Former LCO scholar-in-residence plans series of follow-up workshops

More than 15 years spent representing writers, producers, newspapers, magazines, book publishers, broadcasters and electronic media and Brian Rogers is still touched by the stories of Canadian journalists trying to do their jobs in the face of a legal system that doesn’t always protect them.

“The reality is that a promise to a source could mean jail,” says the constitutional law specialist and adjunct professor of media law at Ryerson University.“

Rogers speaks both from experience and as a participant in an October 14 conference on the role of free press in a democracy, co-hosted by the LCO and Osgoode Hall Law School. The day-long conference engaged investigative journalists, media lawyers, academics and students from Canada, the United States and United Kingston in topics such as defamation, access to information, media accountability and journalist-source privilege. Each session was led by notable speakers and moderators in the field, including Rogers, CBC Radio’s Anna Maria Tremonti, Toronto Star reporter Robert Cribb and Daniel Henry, senior legal counsel for the CBC.

“We started to grapple with some pretty tough issues,” says Jamie Cameron, conference organizer and an Osgoode professor who devoted the last six months to a LCO-supported research project on news gathering and freedom of the press. Drawing on two recent Supreme Court decisions, Cameron continues to analyze the importance of journalist-source privilege and how that relationship is protected under section 2(b) of the Charter. The conference reconfirmed her commitment to carrying her studies forward.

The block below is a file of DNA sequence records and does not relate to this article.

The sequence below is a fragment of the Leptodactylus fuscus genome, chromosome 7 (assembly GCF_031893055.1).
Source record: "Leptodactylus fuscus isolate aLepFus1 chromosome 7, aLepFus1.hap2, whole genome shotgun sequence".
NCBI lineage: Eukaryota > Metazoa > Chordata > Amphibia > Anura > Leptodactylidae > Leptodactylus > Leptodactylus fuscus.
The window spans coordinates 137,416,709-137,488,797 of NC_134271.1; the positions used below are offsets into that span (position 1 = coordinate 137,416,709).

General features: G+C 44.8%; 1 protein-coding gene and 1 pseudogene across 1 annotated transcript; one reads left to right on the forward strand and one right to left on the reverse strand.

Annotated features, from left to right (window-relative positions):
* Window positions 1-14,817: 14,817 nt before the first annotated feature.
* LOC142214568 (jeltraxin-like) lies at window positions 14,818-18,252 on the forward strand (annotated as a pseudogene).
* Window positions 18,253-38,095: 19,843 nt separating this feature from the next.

“The question of definition — what is a journalist? — is on everyone’s mind and at the heart of laws around defamation, who can claim a privilege and the consequences for accessing information.”

Rogers points to journalist shield laws in the United States and a recent report written under the direction of retired CBC journalist, Université de Laval professor and conference panelist Dominque Payette. Payette’s controversial report calls for a proposed law creating a status of ‘professional journalist’ that includes certain privileges such as front-of-the-line service for access to information requests.

Drawing on this information and with the help of a series of workshops tentatively planned for 2012, Cameron plans to explore the matter of definition and to create an outline for a journalist shield law in Canada. Ultimately, she hopes to make recommendations for legislative reform that protect the journalist-source relationship.

“I’m strongly committed to the rights of journalists and their sources,” she says. “My tenure with the LCO and this conference were just the first steps. I want to see this have concrete ramifications in the courts.”


View all stories from Liaison